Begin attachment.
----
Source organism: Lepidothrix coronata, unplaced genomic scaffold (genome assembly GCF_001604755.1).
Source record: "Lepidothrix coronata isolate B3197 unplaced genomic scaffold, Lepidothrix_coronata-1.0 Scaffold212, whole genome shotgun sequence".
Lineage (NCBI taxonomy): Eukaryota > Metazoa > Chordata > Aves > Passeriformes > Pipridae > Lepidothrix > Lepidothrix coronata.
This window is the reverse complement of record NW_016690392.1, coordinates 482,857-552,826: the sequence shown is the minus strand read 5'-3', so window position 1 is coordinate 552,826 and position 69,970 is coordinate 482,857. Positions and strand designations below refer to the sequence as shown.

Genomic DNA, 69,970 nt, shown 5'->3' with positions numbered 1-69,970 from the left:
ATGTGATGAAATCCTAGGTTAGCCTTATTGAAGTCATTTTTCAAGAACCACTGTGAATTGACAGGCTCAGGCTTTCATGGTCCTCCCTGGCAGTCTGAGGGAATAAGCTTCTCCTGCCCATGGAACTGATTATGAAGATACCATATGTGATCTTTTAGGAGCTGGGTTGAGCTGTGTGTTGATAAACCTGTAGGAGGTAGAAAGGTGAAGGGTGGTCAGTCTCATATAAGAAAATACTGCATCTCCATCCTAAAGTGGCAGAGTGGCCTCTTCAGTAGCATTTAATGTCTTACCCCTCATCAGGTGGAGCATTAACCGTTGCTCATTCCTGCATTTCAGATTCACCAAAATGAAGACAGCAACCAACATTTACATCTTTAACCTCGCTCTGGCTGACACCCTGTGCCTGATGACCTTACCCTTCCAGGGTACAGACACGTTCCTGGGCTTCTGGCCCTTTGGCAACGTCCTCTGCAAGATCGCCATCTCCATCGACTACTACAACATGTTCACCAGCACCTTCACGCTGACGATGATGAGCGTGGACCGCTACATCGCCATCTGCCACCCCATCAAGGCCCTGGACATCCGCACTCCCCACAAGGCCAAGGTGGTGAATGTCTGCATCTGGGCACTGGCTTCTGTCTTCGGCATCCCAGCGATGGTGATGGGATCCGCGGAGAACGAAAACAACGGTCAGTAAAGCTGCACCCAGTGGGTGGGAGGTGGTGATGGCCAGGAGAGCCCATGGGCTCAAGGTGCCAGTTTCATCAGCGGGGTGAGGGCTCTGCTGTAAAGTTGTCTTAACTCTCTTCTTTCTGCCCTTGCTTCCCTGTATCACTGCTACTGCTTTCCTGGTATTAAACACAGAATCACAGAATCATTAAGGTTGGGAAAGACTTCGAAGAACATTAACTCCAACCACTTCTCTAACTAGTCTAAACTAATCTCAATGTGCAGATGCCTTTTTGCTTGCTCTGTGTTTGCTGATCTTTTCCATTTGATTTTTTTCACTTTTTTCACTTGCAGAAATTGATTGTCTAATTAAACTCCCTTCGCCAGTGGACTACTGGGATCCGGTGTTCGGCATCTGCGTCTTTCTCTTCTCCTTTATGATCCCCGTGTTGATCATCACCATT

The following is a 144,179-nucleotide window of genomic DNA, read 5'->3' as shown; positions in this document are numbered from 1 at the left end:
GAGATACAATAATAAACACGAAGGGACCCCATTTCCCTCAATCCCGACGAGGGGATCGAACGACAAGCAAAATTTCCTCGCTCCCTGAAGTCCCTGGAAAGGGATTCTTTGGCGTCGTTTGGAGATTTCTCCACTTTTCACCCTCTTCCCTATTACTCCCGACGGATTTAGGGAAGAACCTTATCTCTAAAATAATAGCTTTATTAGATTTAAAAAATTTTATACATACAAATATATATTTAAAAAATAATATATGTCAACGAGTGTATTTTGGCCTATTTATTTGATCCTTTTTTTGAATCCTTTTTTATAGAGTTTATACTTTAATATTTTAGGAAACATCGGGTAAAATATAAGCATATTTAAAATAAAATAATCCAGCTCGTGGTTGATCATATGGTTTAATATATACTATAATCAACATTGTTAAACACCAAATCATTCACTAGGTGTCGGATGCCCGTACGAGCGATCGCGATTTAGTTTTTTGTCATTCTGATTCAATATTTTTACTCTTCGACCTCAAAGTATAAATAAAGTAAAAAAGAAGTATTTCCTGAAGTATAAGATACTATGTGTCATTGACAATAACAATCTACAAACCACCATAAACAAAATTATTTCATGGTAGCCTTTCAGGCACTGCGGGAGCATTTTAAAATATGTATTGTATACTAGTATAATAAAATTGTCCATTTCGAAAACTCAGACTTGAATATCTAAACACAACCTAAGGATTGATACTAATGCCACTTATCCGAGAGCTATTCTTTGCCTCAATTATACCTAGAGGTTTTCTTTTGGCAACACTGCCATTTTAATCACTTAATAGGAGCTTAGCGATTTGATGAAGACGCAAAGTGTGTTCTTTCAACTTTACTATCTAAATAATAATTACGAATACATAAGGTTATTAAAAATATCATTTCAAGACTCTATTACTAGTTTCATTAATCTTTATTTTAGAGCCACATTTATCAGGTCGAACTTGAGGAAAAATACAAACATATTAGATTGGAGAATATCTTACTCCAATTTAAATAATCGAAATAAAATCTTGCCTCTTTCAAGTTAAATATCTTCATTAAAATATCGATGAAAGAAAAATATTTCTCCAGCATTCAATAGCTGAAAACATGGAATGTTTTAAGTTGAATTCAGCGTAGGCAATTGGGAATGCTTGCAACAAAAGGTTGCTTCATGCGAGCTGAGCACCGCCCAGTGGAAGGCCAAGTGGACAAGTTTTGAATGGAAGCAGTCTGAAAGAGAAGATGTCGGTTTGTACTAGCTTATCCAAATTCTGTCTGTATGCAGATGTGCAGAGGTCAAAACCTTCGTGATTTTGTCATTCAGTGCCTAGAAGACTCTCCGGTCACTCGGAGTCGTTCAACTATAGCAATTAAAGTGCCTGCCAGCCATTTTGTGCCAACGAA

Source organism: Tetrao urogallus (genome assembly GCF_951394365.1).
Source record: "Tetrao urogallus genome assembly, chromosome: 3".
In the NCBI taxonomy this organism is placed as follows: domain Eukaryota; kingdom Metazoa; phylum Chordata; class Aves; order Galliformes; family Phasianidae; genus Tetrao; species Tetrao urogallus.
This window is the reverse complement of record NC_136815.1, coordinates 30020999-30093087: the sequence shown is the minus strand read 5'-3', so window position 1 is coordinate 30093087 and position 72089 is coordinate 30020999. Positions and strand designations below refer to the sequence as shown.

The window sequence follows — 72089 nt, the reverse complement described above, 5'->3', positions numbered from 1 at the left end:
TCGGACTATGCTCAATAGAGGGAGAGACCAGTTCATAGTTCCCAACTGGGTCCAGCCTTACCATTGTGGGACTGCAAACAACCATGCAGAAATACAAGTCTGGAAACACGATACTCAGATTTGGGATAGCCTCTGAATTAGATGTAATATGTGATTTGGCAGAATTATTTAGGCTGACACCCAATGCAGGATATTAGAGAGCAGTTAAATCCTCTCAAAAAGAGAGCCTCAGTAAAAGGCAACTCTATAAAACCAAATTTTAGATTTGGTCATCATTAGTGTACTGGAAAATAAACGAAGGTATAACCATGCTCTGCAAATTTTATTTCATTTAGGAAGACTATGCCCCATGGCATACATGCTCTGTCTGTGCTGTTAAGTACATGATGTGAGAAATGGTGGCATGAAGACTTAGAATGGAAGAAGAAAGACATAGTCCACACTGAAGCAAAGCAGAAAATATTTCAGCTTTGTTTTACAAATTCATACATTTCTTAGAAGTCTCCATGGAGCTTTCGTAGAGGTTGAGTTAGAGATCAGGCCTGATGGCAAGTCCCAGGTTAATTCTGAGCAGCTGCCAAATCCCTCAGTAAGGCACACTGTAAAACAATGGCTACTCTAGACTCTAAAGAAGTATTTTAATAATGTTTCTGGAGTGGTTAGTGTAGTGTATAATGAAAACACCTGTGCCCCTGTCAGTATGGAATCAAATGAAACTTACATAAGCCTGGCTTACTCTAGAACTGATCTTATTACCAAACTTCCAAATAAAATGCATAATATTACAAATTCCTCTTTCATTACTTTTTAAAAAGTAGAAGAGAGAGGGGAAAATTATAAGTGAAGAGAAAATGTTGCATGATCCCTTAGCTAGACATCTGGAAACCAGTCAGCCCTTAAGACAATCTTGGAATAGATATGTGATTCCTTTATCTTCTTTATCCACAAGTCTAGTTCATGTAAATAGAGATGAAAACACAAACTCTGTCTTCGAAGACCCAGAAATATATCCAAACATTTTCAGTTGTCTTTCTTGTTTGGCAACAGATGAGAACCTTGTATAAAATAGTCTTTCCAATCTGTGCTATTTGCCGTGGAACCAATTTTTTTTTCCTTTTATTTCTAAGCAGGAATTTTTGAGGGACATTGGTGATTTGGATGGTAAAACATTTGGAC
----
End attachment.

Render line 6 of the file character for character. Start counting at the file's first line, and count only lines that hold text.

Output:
ATGTGATGAAATCCTAGGTTAGCCTTATTGAAGTCATTTTTCAAGAACCACTGTGAATTGACAGGCTCAGGCTTTCATGGTCCTCCCTGGCAGTCTGAGGGAATAAGCTTCTCCTGCCCATGGAACTGATTATGAAGATACCATATGTGATCTTTTAGGAGCTGGGTTGAGCTGTGTGTTGATAAACCTGTAGGAGGTAGAAAGGTGAAGGGTGGTCAGTCTCATATAAGAAAATACTGCATCTCCATCCTAAAGTGGCAGAGTGGCCTCTTCAGTAGCATTTAATGTCTTACCCCTCATCAGGTGGAGCATTAACCGTTGCTCATTCCTGCATTTCAGATTCACCAAAATGAAGACAGCAACCAACATTTACATCTTTAACCTCGCTCTGGCTGACACCCTGTGCCTGATGACCTTACCCTTCCAGGGTACAGACACGTTCCTGGGCTTCTGGCCCTTTGGCAACGTCCTCTGCAAGATCGCCATCTCCATCGACTACTACAACATGTTCACCAGCACCTTCACGCTGACGATGATGAGCGTGGACCGCTACATCGCCATCTGCCACCCCATCAAGGCCCTGGACATCCGCACTCCCCACAAGGCCAAGGTGGTGAATGTCTGCATCTGGGCACTGGCTTCTGTCTTCGGCATCCCAGCGATGGTGATGGGATCCGCGGAGAACGAAAACAACGGTCAGTAAAGCTGCACCCAGTGGGTGGGAGGTGGTGATGGCCAGGAGAGCCCATGGGCTCAAGGTGCCAGTTTCATCAGCGGGGTGAGGGCTCTGCTGTAAAGTTGTCTTAACTCTCTTCTTTCTGCCCTTGCTTCCCTGTATCACTGCTACTGCTTTCCTGGTATTAAACACAGAATCACAGAATCATTAAGGTTGGGAAAGACTTCGAAGAACATTAACTCCAACCACTTCTCTAACTAGTCTAAACTAATCTCAATGTGCAGATGCCTTTTTGCTTGCTCTGTGTTTGCTGATCTTTTCCATTTGATTTTTTTCACTTTTTTCACTTGCAGAAATTGATTGTCTAATTAAACTCCCTTCGCCAGTGGACTACTGGGATCCGGTGTTCGGCATCTGCGTCTTTCTCTTCTCCTTTATGATCCCCGTGTTGATCATCACCATT